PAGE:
In search of a good night's sleep, couples often choose separate - WAOW - Newsline 9, Wausau News, Weather, Sports

In search of a good night's sleep, couples often choose separate beds

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ROCK COUNTY, Wis. (WKOW) -

 A good night's sleep is something we all dream of, but not everyone gets. That's why some couples are choosing to sleep separately.

According to a poll from the National Sleep Foundation, about one in five couples do not sleep together for reasons like comfort, shift work or sleep disorders.  

Shift work was what lead to Steve and Debbie Flynn, married for 30-plus years, sleeping in separate bedrooms for the past 14 years.  

"I was working a different shift, so I didn't get home until 3:30 - 4:00 a.m. and then slept 'til noon," said Steve.  

"It's not that we don't love each other," Debbie added.  "It just seemed like it was natural, easier to do.  The dogs slept with me.  He'd be able to go to bed, not have to worry about anything."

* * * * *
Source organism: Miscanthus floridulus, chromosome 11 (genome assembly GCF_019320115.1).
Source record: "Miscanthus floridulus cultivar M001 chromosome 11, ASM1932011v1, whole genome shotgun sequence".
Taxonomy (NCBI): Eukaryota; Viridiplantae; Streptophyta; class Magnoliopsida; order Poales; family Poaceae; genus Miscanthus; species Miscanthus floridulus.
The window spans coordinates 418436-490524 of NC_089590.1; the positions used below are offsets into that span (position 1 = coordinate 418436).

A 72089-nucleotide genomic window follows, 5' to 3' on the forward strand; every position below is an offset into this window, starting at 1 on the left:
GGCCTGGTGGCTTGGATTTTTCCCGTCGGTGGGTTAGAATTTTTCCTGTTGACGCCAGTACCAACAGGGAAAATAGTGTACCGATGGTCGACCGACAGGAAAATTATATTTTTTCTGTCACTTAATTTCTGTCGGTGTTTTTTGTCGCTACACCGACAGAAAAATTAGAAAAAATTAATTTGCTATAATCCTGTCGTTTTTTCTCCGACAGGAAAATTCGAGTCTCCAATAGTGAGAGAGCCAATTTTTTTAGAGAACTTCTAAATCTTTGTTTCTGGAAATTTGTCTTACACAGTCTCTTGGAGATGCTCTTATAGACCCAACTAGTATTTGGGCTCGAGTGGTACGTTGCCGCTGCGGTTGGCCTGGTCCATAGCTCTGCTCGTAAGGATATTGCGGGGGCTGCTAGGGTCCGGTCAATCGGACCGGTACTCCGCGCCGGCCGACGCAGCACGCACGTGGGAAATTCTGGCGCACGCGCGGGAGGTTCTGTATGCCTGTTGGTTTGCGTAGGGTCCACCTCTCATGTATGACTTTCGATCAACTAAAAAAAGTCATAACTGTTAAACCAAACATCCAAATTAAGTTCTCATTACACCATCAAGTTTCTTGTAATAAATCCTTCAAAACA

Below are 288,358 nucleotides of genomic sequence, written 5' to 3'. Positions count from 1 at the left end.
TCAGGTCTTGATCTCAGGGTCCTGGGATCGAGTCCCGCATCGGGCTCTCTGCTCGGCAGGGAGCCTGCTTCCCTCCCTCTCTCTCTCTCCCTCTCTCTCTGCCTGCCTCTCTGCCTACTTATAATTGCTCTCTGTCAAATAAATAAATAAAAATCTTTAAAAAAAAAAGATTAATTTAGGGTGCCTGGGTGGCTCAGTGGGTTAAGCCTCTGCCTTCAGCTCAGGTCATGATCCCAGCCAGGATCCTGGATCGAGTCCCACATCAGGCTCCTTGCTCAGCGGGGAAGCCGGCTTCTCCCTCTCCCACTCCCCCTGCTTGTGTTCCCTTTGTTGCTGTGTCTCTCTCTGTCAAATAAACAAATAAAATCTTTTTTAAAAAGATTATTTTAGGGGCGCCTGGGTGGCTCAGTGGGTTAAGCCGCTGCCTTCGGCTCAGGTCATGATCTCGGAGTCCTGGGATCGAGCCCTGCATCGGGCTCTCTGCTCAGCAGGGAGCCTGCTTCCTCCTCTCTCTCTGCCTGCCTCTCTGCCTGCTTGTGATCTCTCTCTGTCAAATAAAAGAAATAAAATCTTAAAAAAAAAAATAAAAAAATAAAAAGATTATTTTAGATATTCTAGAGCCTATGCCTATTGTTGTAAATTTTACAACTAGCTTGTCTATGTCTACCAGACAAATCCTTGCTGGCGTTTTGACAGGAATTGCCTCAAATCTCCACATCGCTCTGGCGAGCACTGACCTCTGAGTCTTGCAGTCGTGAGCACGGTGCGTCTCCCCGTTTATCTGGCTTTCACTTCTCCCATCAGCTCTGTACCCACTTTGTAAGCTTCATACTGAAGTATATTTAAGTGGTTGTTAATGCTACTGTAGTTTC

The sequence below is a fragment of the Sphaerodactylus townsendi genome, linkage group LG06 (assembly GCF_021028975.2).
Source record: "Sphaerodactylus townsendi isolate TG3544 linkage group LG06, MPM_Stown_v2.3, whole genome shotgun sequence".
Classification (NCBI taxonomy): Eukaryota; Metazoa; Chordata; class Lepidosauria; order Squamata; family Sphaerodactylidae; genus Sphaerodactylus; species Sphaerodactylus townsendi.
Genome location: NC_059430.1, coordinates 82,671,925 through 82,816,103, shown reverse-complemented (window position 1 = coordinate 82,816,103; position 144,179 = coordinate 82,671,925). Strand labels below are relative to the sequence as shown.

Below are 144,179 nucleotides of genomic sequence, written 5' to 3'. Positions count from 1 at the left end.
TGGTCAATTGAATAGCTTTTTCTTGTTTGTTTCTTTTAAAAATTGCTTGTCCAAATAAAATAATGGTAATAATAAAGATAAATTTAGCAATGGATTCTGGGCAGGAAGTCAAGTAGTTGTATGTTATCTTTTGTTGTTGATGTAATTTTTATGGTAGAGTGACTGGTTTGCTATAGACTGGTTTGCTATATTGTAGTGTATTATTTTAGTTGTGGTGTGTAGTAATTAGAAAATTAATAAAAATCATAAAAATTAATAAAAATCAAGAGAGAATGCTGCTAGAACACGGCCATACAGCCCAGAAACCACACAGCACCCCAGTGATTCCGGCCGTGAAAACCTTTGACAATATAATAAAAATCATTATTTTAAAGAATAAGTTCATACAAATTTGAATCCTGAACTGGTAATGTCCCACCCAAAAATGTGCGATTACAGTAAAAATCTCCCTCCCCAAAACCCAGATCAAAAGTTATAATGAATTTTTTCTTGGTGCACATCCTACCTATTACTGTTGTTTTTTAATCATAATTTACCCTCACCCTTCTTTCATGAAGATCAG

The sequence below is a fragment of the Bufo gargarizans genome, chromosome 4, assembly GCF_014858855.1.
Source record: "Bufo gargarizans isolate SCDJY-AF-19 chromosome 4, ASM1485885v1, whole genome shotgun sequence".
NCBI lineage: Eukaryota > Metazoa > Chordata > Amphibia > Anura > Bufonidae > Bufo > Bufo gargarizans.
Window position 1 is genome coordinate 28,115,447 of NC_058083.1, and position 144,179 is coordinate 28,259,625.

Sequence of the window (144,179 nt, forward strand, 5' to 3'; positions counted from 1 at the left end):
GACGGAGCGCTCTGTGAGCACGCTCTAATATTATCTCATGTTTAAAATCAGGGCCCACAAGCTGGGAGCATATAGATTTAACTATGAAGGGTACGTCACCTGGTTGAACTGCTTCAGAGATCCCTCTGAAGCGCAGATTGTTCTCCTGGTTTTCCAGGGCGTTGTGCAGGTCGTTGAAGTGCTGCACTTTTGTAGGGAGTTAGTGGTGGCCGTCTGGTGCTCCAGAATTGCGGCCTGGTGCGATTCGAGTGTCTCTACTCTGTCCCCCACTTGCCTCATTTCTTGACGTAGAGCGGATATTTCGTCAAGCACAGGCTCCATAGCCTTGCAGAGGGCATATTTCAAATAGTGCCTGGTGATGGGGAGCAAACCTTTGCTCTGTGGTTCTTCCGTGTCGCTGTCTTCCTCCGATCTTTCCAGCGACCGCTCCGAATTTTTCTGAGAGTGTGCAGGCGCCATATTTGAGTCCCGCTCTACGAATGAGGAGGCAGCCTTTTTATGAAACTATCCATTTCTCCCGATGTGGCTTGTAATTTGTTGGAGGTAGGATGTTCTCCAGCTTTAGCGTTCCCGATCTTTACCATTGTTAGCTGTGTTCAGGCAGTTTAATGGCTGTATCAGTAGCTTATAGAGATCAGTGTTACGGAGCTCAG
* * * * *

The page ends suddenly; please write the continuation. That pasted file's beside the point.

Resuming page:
Sleep industry experts are now taking note that the Flynns aren't the only ones doing this.  

"You're putting the priority on being able to sleep  well over trying to fit to whatever the societal norm might be," said Ryan Poppie, president of Beloit Mattress Company.  The sleeping separately trend can keep his staff busy with special orders, but overall he says it's a good thing for his bottom line.  

"He wants his bed.  She wants her bed, so you're selling two beds instead of one," said Poppie.  

Doctors typically see couples choosing separate sleeping arrangements because of sleep disorders.  "A lot of these problems we're talking about - sleep apnea, snoring, and restless leg syndrome or periodic limb movement disorder are treatable conditions," said Dr. Mark Lanser at SSM Health St. Mary's Hospital.  He says he doesn't recommend couples sleeping separately in that case and would rather treat the root of the problem.  

"Even though you're in the other bedroom, you're still not getting a good night's sleep so I'd say let's just solve the problem here," said Dr. Lanser.  "Then there's the guilt of going and leaving your bed partner/spouse and sleeping in another room.  There's a loss of intimacy, the conversational value of being in bed, talking in the morning or in the evening before you go to bed, and working things out through the day."

Steve and Debbie say they make it work by spending afternoons together.  "Basically when we get home from work we talk," said Debbie.  "If there's any romance going on we just do it before I go to bed!"

For now they say the separate beds and rooms work for them.  "We may never go back to the same bed," said Debbie.  

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